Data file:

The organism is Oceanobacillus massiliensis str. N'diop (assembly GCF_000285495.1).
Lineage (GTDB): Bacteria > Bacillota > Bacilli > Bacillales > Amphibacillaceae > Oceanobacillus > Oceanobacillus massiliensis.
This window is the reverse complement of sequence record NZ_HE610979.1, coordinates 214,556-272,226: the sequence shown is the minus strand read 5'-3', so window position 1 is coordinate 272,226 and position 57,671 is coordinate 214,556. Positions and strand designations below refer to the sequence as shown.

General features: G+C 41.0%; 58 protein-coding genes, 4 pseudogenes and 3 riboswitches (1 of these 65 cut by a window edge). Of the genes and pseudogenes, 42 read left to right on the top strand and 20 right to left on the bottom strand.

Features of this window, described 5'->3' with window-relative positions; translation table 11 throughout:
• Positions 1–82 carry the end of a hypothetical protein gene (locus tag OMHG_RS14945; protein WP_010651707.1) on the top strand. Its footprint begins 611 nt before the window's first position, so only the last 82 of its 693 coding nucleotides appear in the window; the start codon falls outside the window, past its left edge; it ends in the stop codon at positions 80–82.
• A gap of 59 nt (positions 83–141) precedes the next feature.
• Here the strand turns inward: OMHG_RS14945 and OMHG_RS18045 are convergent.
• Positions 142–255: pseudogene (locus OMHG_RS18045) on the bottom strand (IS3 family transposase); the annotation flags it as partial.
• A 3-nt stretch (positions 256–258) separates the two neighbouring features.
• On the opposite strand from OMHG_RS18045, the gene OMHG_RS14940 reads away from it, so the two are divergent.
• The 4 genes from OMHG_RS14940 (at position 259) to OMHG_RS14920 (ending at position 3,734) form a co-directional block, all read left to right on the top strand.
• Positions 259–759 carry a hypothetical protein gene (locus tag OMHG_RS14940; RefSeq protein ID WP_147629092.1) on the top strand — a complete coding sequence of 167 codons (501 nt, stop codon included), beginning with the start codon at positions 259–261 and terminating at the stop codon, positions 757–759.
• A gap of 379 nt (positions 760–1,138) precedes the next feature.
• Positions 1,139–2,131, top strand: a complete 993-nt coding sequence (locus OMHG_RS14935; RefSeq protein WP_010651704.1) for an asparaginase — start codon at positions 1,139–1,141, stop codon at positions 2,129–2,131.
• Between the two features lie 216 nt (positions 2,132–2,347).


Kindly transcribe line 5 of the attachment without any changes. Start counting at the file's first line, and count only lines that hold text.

Features of this window, described 5'->3' with window-relative positions; translation table 11 throughout: